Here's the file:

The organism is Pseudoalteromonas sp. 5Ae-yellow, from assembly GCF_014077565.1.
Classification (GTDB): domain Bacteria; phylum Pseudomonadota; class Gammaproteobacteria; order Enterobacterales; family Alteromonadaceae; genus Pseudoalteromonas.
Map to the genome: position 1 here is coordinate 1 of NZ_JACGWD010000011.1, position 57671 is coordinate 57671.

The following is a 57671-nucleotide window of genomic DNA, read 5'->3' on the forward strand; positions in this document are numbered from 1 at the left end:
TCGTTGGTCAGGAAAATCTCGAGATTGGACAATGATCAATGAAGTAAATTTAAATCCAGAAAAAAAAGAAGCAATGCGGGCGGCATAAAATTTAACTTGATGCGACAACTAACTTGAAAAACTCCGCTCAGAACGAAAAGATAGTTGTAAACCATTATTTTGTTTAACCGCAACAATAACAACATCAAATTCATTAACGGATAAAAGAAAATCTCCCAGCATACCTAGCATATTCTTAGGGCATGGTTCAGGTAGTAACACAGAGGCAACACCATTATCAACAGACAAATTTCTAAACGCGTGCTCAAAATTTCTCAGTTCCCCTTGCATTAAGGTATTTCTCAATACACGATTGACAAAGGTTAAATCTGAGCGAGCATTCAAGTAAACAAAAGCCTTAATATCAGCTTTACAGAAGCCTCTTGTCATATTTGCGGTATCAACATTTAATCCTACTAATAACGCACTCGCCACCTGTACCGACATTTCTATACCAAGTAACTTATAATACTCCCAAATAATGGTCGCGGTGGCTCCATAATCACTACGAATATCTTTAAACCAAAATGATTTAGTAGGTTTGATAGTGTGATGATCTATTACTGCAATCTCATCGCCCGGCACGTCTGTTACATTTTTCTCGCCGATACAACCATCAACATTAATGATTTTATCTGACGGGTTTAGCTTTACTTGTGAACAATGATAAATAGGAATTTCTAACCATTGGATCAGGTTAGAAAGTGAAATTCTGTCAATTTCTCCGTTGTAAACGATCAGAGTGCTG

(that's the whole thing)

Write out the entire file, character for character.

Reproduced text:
The organism is Pseudoalteromonas sp. 5Ae-yellow, from assembly GCF_014077565.1.
Classification (GTDB): domain Bacteria; phylum Pseudomonadota; class Gammaproteobacteria; order Enterobacterales; family Alteromonadaceae; genus Pseudoalteromonas.
Map to the genome: position 1 here is coordinate 1 of NZ_JACGWD010000011.1, position 57671 is coordinate 57671.

The following is a 57671-nucleotide window of genomic DNA, read 5'->3' on the forward strand; positions in this document are numbered from 1 at the left end:
TCGTTGGTCAGGAAAATCTCGAGATTGGACAATGATCAATGAAGTAAATTTAAATCCAGAAAAAAAAGAAGCAATGCGGGCGGCATAAAATTTAACTTGATGCGACAACTAACTTGAAAAACTCCGCTCAGAACGAAAAGATAGTTGTAAACCATTATTTTGTTTAACCGCAACAATAACAACATCAAATTCATTAACGGATAAAAGAAAATCTCCCAGCATACCTAGCATATTCTTAGGGCATGGTTCAGGTAGTAACACAGAGGCAACACCATTATCAACAGACAAATTTCTAAACGCGTGCTCAAAATTTCTCAGTTCCCCTTGCATTAAGGTATTTCTCAATACACGATTGACAAAGGTTAAATCTGAGCGAGCATTCAAGTAAACAAAAGCCTTAATATCAGCTTTACAGAAGCCTCTTGTCATATTTGCGGTATCAACATTTAATCCTACTAATAACGCACTCGCCACCTGTACCGACATTTCTATACCAAGTAACTTATAATACTCCCAAATAATGGTCGCGGTGGCTCCATAATCACTACGAATATCTTTAAACCAAAATGATTTAGTAGGTTTGATAGTGTGATGATCTATTACTGCAATCTCATCGCCCGGCACGTCTGTTACATTTTTCTCGCCGATACAACCATCAACATTAATGATTTTATCTGACGGGTTTAGCTTTACTTGTGAACAATGATAAATAGGAATTTCTAACCATTGGATCAGGTTAGAAAGTGAAATTCTGTCAATTTCTCCGTTGTAAACGATCAGAGTGCTG